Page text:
(Source: arstechnica.com)

SAN FRANCISCO—Speaking at the Noisebridge hackerspace Tuesday evening, Chelsea Manning implored a crowd of makers, nerds, and developers to be ethical coders.

“As a coder, I know that you can build a system and it works, but you’re thinking about the immediate result, you’re not thinking about that this particular code could be misused, or it could be used in a different manner,” she said, as part of a conversation with Noisebridge co-founder Mitch Altman.

Altman began the conversation by asking about artificial intelligence and underscoring some of the risks in that field.

“We’re now using huge datasets with all kinds of personal data, that we don’t even know what information we’re putting out there and what it’s getting collected for,” Manning said. “Our AI systems are getting better and better and better, and we don’t know what the social consequences of that are. The code that we write, the bias that you see in some of the systems that you see, we don’t know if we’re causing feedback loops with those kinds of bias.”

Manning also said that during her time in the military, she wondered if the US military was doing more harm than good in places like Afghanistan and Iraq, where she served.

“We’re making assumptions about this particular threat group, but we’re boxing them into a threat group to begin with—so they’re treated as a threat group,” she said. “It was always unclear to me whether we were helping or if we were perpetuating at violence in a particular part of the country.”

Further Reading

Chelsea Manning, who served more prison time than any US leaker, is freedDressed in all black and a metallic necklace with a # sign, Manning said she had just acquired a coffee table after being released from prison and was “catching up.” She also admitted that she’d been eating a lot of pizza and Tex-Mex as comfort foods.

“The tools that you make for marketing can also be used to kill people,” Manning continued. “We have an obligation to think of the tools that we’re making and how we’re using them and not just churn out code for whatever reason. You want to think about how your end-user could misuse your code.”

Altman, who is perhaps most well-known for creating the TV-B-Gone universal television off switch that debuted in 2004, led the freewheeling discussion that often had more open-ended statements than clear-cut questions.

She told Altman that she didn’t even know that her coming out as a trans woman would resonate with America as much as it did when she first reported to prison in 2013.

“I’m tired of pretending to be somebody else, so here I am,” she said. “I didn’t sign up to be a role model; I’m just a street kid and a coder.”

Activism abounds

Further Reading

Chelsea Manning’s 35-year sentence commuted by ObamaThe talk was one of Manning’s first public appearances since being released from the Military Corrections Complex at Fort Leavenworth in Kansas in May 2017 after President Barack Obama commuted her sentence in January. She had been convicted of leaking a huge trove of classified military documents to WikiLeaks and was subsequently sentenced to 35 years in military prison.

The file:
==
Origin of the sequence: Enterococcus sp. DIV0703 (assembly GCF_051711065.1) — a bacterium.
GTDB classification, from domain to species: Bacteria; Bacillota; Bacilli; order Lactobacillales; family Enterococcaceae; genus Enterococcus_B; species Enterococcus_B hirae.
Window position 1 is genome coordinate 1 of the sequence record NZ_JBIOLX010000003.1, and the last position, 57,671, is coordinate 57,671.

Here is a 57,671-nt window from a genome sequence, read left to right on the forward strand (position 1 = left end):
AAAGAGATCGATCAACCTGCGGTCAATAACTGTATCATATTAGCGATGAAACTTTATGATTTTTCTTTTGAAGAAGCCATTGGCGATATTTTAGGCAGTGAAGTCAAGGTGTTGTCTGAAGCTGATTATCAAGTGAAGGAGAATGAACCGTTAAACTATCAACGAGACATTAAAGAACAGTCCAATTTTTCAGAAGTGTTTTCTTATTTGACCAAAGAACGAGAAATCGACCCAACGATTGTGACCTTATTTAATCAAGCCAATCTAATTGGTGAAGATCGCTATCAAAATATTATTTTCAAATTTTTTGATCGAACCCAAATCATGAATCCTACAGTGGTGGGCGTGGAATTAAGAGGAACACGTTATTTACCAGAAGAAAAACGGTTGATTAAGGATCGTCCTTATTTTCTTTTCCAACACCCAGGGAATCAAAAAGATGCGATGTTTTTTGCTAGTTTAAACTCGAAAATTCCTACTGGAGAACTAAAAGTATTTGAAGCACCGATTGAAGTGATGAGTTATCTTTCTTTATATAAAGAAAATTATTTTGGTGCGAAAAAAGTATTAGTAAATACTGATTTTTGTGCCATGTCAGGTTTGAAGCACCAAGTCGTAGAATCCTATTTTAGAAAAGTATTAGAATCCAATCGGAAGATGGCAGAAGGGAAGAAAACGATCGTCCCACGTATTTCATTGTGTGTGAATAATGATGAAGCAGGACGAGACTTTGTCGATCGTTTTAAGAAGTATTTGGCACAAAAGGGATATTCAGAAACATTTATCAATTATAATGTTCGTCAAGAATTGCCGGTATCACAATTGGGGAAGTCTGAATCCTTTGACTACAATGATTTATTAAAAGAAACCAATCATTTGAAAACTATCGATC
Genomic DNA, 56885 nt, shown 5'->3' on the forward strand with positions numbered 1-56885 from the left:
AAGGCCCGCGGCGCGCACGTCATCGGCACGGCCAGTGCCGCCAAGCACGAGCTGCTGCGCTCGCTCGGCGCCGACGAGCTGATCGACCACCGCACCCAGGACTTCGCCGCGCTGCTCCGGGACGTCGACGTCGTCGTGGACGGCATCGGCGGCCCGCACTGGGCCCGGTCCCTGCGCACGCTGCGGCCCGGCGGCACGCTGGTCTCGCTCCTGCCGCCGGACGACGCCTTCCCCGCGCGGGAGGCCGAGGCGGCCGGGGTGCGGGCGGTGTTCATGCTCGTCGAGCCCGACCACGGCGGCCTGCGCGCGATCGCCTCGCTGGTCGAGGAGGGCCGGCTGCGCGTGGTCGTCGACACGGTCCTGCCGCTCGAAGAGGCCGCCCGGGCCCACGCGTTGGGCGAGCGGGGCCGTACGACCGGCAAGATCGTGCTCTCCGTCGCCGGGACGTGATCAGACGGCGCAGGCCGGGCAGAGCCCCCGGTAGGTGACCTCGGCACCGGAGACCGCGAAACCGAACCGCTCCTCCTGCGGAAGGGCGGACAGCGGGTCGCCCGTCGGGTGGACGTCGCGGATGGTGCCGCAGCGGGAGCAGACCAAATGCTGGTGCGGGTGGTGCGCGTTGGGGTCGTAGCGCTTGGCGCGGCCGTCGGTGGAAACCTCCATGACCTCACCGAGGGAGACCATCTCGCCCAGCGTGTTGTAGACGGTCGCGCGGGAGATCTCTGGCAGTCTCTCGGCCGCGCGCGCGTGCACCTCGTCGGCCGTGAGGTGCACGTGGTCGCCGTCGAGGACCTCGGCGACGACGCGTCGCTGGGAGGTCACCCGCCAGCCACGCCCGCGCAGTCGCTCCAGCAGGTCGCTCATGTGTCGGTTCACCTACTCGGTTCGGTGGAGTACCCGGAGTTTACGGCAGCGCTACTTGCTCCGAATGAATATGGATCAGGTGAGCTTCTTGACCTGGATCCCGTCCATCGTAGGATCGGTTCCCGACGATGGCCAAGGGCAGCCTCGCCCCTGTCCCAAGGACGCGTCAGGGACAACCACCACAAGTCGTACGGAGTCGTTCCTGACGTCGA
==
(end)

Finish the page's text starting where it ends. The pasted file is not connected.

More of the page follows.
The former Army intelligence analyst, whom President Donald Trump has called a “TRAITOR” on Twitter, had been imprisoned longer than any other US leaker convicted under the Espionage Act.

The event was not announced in advance, save for a cryptic tweet a few days ago, possibly as a way to ward off uninvited guests. Manning is in the Bay Area as one of the 2017 recipients of the Electronic Frontier Foundation Pioneer Award on September 14. She is also scheduled to speak at the New Yorker Festival in early October.

During her talk to a packed room of well over 100 people, Manning also touched on various political themes, including building community. Altman asked specifically how technology can be used for good.

“That’s the key. We need to talk to each other, communicate with each other. Every person has a responsibility to be engaged with the political system,” she said. “Voting is not the only political act you can do in this country.”

Altman also asked about one of Manning’s recent tweets, which asked readers to “imagine a world without standing armies.” Manning responded by lamenting the current “police state” of some American cities.

“Especially because I lived in Iraq for a year, in an occupied country, and I’ve been in New York and DC, and now I’ve been in San Francisco and Philadelphia, as well, and that’s how I feel, is that some of the neighborhoods in our cities look like an occupied nation,” she said.

During the question-and-answer portion at the end of the talk, Manning addressed a question that was likely on everyone’s mind: if given the chance, would she have leaked the files to WikiLeaks again?

“I don’t know,” she said. “I don’t like to go back in time and second guess myself.”

“You make the decision that you make and you live with that,” she added.

Another person asked how he should think of the Obama administration’s commutation of her sentence, but also [how this administration is] cracking down on journalists.

“Of course I’m thankful to be let out of prison, but it’s not a magic wand that makes everything better,” she said, admitting also that she had “no idea” why the then-president showed mercy toward her.

More Info: arstechnica.com

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